High blood glucose levels in vitro impair cellular DNA repair and increase DNA cleavage.31 Hyperglycaemia itself contributed to increased generation of ROS, and this increased oxidative stress would lead to oxidative DNA damage. Nishikawa et al32 had shown that blockade of hyperglycaemia-induced ROS production reversed the pathways implicated in diabetic angiopathy in cultured endothelial cells.
Oxidative stress can effect nucleic acids and generate various modified bases in DNA. In nuclear and mitochondrial DNA, 8-OHdG is released into blood and urine after being excised from DNA by the repair enzyme. Previous studies had shown that patients with diabetes had higher levels of 8-OHdG in the mononuclear cells, urine, pancreatic islet and mitochondrial DNA.33–38 Kakimoto et al have also shown that the levels of 8-OHdG are increased in kidney tissues of streptozotocin-induced diabetic rats.39 Moreover, the content of 8-OHdG in the urine and mononuclear cells of patients with type 2 diabetes with either retinopathy or nephropathy were much higher than those in patients without complications.4 In our research, we observed the similar results. Therefore, the contents of 8-OHdG in serum could act as a sensitive biomarker for the diabetes mellitus retinopathy, too.
Biomarkers of protein oxidation are often applied when a battery of markers of oxidative stress status are being studied. Elevated biomarkers of protein oxidation have often been associated with diseases such as Alzheimer’s, diabetes mellitus and cancer.40–44 Protein oxidation may, therefore, represent an important mechanism in the onset of eye complications in patients with diabetes. The concentration of protein carbonyl was stable, yielded quantitative results, and appeared to reflect disease endpoints in a biologically significant way. Increased protein carbonyl has been found in patients with diabetes.45–47 In this study, we found that the level of protein carbonyl in DM was increased significantly. Our finding is in line with Dandona et al.30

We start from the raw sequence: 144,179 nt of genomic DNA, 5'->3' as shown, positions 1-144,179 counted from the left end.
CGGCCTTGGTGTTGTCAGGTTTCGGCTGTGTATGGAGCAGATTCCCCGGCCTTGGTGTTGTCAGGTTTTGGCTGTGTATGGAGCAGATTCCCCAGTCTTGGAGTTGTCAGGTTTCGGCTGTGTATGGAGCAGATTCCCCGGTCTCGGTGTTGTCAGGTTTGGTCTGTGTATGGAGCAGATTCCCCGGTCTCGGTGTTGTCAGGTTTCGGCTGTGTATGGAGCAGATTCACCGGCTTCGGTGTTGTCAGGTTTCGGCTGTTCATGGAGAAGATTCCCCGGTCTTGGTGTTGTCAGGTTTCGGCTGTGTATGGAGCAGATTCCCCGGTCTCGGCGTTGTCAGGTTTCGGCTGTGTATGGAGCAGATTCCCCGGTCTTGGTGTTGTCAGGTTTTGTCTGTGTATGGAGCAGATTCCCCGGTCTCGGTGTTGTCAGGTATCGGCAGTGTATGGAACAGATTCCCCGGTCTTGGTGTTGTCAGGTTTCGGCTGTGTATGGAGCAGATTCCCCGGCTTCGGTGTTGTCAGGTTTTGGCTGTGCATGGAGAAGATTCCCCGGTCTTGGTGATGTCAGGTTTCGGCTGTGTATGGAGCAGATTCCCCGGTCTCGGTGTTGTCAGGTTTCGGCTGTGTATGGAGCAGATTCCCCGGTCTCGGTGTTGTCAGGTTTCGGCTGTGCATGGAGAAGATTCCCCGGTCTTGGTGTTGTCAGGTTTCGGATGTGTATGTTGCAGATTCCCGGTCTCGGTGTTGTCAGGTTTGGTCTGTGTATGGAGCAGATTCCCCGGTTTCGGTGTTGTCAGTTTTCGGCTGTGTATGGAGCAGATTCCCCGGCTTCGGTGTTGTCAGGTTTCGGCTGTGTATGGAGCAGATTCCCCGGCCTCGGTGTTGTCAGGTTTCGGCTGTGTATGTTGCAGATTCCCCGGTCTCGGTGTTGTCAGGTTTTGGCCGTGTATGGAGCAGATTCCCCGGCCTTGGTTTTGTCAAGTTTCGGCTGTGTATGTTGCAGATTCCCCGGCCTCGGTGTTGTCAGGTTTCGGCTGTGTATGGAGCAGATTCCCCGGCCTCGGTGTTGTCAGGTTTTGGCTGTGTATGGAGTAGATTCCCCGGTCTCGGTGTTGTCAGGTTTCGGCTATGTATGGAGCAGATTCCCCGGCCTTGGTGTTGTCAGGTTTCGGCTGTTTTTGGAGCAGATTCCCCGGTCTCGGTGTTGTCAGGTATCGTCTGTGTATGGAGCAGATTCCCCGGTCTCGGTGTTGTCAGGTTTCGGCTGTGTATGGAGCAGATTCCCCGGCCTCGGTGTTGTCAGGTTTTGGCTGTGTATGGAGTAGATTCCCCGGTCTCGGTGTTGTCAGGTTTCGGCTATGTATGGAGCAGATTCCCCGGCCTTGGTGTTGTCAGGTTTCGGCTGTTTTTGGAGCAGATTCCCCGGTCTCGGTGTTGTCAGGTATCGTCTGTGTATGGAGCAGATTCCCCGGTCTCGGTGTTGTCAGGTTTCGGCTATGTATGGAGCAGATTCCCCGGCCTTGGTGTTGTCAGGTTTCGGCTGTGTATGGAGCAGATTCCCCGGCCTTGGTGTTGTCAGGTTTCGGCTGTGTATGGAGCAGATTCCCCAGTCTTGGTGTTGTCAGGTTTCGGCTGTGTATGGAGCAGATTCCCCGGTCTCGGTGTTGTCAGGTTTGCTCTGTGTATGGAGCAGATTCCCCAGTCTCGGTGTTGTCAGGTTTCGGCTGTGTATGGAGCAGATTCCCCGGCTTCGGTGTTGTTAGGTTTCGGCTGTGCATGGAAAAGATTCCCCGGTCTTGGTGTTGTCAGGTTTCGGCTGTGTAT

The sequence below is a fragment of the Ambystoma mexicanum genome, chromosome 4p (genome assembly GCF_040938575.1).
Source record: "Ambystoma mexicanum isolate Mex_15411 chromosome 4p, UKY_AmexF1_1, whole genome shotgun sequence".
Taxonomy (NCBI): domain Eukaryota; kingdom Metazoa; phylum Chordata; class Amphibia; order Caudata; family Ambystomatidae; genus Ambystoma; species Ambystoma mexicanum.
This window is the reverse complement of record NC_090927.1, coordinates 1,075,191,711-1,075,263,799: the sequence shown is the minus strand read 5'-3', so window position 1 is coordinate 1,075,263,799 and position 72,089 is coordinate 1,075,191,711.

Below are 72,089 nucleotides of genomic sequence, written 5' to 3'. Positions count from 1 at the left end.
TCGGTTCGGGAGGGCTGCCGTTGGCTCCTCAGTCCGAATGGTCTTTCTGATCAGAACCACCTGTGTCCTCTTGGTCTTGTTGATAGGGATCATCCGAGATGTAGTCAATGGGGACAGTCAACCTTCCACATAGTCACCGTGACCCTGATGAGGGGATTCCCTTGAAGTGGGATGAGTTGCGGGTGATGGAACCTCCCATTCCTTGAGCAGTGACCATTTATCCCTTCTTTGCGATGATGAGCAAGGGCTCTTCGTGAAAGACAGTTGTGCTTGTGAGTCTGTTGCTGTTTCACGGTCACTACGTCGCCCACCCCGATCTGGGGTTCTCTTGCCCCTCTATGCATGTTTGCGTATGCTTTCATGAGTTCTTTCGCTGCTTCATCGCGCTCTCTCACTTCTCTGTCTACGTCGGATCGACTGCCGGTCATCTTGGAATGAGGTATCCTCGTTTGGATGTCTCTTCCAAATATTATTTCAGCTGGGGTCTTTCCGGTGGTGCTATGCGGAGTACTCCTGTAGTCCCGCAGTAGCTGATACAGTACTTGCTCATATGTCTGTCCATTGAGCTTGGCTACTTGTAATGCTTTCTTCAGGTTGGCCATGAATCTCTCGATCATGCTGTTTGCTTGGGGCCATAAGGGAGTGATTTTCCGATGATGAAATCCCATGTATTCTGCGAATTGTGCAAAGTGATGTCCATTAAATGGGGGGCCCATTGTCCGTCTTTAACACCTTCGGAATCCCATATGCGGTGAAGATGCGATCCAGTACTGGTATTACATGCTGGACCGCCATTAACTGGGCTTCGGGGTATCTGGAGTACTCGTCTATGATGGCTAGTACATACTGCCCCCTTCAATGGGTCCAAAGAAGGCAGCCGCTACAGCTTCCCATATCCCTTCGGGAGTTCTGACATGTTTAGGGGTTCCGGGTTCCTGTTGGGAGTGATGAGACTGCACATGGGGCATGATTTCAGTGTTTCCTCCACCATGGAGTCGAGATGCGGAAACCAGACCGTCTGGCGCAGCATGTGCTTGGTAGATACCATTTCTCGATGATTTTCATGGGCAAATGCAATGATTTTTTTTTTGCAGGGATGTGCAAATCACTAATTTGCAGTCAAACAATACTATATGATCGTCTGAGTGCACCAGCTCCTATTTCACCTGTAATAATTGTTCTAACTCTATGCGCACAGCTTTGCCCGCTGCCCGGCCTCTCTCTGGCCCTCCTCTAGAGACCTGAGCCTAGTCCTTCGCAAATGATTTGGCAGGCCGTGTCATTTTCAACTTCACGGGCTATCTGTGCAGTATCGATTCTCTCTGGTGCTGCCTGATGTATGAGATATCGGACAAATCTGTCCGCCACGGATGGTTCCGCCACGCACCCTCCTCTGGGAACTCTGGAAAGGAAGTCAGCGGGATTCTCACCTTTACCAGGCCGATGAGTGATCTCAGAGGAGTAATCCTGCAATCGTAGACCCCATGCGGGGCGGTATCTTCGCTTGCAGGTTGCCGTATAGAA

Recently, a new marker of protein oxidation, advanced oxidation protein products (AOPP), has begun to attract the attention of various investigators.48 49 Advanced oxidation protein products were described by Witko-Sarsat et al17 for the first time. They are formed during oxidative stress by the action of chlorinated oxidants, mainly hypochlorous acid and chloramines (produced by myeloperoxidase in activated neutrophils). They are elevated in patients with renal insufficiency and diabetes mellitus.42 43 In our study, we have also determined the level of AOPP and protein carbonyl, two products of protein oxidation, which were increased, and demonstrated that there was protein oxidative damage in diabetes. The results show that AOPP is a biomarker available for assessing oxidative stress in diabetes, too.
In conclusion, we found that there were severe lipid peroxidation, oxidative DNA damage and protein damage in the diabetes mellitus. These findings suggested the possibility that increased oxidative stress may be associated with diabetes, especially in patients with diabetes mellitus retinopathy. Therefore, assessment of oxidative stress in patients with diabetes may be important for the therapy and prevention of diabetes mellitus and diabetic complications.
This work was supported by Postgraduate Innovative Foundation of Harbin Medical University (No. HCXB2006008) and the Grant from Health Bureau of Heilongjiang Province (No. 2005-87).
Ethics approval: Ethics approval was obtained.
Patient consent: All subjects gave written informed consent to participate in this study.